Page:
IT SAYS much about the sheer force of nature that Spiritualized still are as a live act that Jason Pierce, the band's frontman and sole constant member, can conjure up so much stage presence by ostensibly doing so little.

As ever with Pierce, there is (mercifully) no stage banter, or even audience eye contact, during a hypnotising Focus Wales headline set at Llwyn Isaf on Saturday night (May 11).

Sat on an office chair side-on to a fixated crowd, the bespectacled Pierce merely mumbles a few "thank yous" to those he and his latest band of merry men have left with barely a moment to draw breath for the last 90 minutes.

Here, Pierce is flanked by a trio of angelic backing singers, as many guitarists, a keyboardist and a drummer, who let the music do the talking.

And while any trace of their 1997 classic, Ladies and Gentleman We Are Floating In Space, may be somewhat conspicuous by its absence - only two tracks from a 12-song setlist predate 2012, in fact - the end result remains just as mesmeric.

The Leader: Spiritualized headline FOCUS Wales on May 11Spiritualized headline FOCUS Wales on May 11 (Image: Newsquest)

From the moment drummer Kevin Bales kicks off rousing nine-minute opener Hey Jane, to the tear-jerker So Long You Pretty Thing which closes things out, the whole experience leaves you feeling soaked in a waterfall of sound washing over you, as the mirror ball glistens, heads bob and hairs stand up on end.

Though the show leans heavily on Spiritualized's largely simpler, softer and sadder material of the past decade, it's Shine a Light, the sole representative from their 1992 debut Lazer Guided Melodies, which garners the most euphoric reaction.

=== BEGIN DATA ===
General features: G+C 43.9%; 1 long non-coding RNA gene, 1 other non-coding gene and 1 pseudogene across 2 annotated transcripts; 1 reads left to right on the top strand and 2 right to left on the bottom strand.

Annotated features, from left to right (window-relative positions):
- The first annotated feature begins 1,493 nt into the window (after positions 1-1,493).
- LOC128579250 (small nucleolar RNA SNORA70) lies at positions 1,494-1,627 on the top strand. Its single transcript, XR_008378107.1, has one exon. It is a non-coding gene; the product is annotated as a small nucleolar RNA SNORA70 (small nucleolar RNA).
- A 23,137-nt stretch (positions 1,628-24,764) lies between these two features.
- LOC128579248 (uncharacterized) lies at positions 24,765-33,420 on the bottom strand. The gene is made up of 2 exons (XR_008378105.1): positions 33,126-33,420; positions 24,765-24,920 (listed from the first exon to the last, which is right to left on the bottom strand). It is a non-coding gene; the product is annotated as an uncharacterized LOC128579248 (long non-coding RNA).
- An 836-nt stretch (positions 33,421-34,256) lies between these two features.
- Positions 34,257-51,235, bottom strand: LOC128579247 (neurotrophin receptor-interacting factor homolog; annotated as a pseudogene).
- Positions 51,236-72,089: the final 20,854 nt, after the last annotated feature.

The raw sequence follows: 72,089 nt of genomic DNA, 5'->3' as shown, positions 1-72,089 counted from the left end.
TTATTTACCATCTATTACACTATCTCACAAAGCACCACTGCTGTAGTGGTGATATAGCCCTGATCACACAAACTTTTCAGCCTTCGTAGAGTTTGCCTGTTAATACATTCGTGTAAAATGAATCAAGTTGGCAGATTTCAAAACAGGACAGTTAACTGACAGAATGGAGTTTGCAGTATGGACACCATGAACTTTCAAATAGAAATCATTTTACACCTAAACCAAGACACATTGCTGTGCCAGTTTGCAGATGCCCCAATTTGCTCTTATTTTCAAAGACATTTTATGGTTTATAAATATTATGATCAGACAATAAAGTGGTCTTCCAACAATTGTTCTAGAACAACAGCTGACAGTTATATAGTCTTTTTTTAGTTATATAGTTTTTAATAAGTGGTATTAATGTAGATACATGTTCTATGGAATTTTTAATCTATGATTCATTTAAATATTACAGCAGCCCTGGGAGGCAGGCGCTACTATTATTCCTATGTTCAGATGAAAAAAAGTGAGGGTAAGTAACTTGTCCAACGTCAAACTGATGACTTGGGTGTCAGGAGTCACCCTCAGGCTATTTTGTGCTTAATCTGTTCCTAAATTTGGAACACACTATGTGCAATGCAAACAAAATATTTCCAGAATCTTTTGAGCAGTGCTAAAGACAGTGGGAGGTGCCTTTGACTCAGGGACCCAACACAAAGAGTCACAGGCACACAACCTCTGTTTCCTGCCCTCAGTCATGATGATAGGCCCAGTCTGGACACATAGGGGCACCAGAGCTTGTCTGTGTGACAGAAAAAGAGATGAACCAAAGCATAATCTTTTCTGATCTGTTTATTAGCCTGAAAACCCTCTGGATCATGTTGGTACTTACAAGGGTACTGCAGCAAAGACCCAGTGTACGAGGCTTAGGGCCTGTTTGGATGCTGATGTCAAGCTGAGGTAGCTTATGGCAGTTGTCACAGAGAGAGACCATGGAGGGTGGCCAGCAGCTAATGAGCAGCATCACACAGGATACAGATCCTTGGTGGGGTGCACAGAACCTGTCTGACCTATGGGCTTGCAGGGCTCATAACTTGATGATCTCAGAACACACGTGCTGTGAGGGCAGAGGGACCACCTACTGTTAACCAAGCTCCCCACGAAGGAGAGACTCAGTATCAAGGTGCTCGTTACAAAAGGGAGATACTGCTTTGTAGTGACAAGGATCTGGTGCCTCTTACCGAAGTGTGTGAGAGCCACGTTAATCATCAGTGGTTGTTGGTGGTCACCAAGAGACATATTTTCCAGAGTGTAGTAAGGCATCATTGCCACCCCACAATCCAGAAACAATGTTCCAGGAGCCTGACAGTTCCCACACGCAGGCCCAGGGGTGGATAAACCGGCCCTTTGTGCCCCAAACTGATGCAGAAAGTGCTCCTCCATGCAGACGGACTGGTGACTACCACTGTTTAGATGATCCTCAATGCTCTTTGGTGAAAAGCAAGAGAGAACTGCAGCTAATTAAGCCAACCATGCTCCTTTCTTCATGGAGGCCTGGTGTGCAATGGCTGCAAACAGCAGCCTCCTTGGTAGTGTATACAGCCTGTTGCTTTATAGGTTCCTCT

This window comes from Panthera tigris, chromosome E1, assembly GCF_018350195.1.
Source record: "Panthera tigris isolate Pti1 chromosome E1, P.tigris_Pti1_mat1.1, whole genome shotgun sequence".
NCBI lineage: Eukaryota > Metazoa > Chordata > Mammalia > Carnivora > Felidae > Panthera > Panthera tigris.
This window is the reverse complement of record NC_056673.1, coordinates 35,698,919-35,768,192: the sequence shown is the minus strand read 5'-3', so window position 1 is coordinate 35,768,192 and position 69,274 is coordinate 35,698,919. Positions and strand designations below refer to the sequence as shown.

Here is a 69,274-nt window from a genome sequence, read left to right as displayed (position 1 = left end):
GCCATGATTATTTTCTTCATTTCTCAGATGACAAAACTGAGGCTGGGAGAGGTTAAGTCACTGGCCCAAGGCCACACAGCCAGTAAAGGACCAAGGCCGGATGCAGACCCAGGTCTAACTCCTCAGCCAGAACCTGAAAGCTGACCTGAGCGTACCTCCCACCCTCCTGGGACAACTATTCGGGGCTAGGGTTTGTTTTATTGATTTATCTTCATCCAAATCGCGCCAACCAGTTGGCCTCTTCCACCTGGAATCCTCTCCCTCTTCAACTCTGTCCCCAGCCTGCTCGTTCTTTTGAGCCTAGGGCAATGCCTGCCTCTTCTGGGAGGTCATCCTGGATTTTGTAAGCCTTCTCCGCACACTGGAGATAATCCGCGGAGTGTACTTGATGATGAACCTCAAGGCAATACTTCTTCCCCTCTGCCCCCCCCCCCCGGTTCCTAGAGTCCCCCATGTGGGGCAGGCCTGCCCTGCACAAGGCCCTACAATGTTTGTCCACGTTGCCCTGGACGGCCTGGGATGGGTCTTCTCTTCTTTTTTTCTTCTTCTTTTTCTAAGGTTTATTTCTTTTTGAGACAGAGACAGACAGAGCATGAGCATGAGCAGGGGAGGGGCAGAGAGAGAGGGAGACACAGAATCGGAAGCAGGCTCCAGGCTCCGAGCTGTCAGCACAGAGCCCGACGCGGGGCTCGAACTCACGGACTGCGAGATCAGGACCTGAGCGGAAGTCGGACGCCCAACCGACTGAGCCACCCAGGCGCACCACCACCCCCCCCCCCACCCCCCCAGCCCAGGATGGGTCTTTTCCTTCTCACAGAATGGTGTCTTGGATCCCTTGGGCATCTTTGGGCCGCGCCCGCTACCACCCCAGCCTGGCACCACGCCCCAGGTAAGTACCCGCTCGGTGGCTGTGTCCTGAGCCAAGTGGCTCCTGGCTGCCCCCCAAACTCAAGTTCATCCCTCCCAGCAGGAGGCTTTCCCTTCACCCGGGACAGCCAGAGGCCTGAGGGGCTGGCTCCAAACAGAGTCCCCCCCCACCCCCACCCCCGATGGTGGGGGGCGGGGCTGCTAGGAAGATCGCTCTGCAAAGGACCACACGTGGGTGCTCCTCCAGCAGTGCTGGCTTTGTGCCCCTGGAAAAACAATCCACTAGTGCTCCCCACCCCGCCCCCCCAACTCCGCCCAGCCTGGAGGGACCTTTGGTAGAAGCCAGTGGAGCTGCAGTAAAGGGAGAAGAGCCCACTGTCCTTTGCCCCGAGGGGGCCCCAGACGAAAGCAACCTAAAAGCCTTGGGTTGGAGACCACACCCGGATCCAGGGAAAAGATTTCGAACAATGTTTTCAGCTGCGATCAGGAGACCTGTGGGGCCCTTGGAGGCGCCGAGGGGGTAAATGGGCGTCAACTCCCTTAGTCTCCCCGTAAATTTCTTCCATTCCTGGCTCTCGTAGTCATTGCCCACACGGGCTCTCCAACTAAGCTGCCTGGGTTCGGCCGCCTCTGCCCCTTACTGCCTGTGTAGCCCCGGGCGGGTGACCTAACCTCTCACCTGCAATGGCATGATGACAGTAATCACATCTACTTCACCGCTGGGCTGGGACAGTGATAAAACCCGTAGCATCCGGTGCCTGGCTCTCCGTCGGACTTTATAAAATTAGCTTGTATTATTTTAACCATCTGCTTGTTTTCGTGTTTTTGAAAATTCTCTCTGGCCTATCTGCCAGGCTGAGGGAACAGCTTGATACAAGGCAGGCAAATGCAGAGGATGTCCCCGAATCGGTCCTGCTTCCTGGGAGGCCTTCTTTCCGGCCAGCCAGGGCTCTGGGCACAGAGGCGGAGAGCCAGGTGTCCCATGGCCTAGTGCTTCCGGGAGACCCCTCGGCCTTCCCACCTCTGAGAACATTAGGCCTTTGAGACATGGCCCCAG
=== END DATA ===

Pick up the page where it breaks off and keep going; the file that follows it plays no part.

From the moment the opening chords come in, woven in seamlessly from the track which precedes it - She Kissed Me (It Felt Like a Hit) - there is a sense of witnessing something truly special. There's not a peep out of anyone in the crowd, too busy hanging on Pierce's every word, and his and his eight accomplices' every move.


The A Song, from their excellent ninth and latest offering, 2022's Everything Was Beautiful, is perhaps the best offering in terms of nostalgia trips, galloping further and further off the beaten path into a cacophonous space-rock stratosphere.

But even the more delicate tracks, such as I'm Your Man and Damaged from 2018's And Nothing Hurt, are just as electrifying. Even when things are stripped back, there's no loss of momentum or emotion.

Truthfully, the hour-and-a-half flies by, feeling less like a gig and more an out-of-body religious experience by the second. From a selfish point of view, it would have been nice to hear some Ladies and Gentleman material get a run-out, but Pierce's trademark shades clearly aren't rose-tinted.

And on the evidence of this assault on the senses, so they shouldn't be. Few can make the simple sound so stirring quite as masterfully as him.